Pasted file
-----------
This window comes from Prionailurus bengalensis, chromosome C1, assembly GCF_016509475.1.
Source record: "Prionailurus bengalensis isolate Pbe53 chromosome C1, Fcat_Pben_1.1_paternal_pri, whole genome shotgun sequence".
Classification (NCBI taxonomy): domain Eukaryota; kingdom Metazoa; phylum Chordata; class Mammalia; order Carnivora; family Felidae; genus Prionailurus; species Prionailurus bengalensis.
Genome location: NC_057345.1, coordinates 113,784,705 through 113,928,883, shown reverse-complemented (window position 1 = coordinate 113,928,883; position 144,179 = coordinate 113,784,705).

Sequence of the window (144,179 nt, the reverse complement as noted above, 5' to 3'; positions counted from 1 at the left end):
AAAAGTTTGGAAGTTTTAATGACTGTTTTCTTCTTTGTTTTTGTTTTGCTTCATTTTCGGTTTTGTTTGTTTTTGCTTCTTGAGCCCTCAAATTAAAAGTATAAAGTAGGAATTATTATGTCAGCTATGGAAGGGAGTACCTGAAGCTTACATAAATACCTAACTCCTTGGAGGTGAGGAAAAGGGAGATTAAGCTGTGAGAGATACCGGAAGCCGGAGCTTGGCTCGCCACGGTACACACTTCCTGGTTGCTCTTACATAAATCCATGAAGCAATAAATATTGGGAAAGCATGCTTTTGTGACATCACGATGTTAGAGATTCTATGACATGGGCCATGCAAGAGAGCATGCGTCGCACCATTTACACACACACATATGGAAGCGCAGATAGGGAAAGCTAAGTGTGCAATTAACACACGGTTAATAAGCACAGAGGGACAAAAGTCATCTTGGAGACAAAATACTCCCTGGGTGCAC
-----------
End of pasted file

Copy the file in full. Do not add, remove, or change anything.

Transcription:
This window comes from Prionailurus bengalensis, chromosome C1, assembly GCF_016509475.1.
Source record: "Prionailurus bengalensis isolate Pbe53 chromosome C1, Fcat_Pben_1.1_paternal_pri, whole genome shotgun sequence".
Classification (NCBI taxonomy): domain Eukaryota; kingdom Metazoa; phylum Chordata; class Mammalia; order Carnivora; family Felidae; genus Prionailurus; species Prionailurus bengalensis.
Genome location: NC_057345.1, coordinates 113,784,705 through 113,928,883, shown reverse-complemented (window position 1 = coordinate 113,928,883; position 144,179 = coordinate 113,784,705).

Sequence of the window (144,179 nt, the reverse complement as noted above, 5' to 3'; positions counted from 1 at the left end):
AAAAGTTTGGAAGTTTTAATGACTGTTTTCTTCTTTGTTTTTGTTTTGCTTCATTTTCGGTTTTGTTTGTTTTTGCTTCTTGAGCCCTCAAATTAAAAGTATAAAGTAGGAATTATTATGTCAGCTATGGAAGGGAGTACCTGAAGCTTACATAAATACCTAACTCCTTGGAGGTGAGGAAAAGGGAGATTAAGCTGTGAGAGATACCGGAAGCCGGAGCTTGGCTCGCCACGGTACACACTTCCTGGTTGCTCTTACATAAATCCATGAAGCAATAAATATTGGGAAAGCATGCTTTTGTGACATCACGATGTTAGAGATTCTATGACATGGGCCATGCAAGAGAGCATGCGTCGCACCATTTACACACACACATATGGAAGCGCAGATAGGGAAAGCTAAGTGTGCAATTAACACACGGTTAATAAGCACAGAGGGACAAAAGTCATCTTGGAGACAAAATACTCCCTGGGTGCAC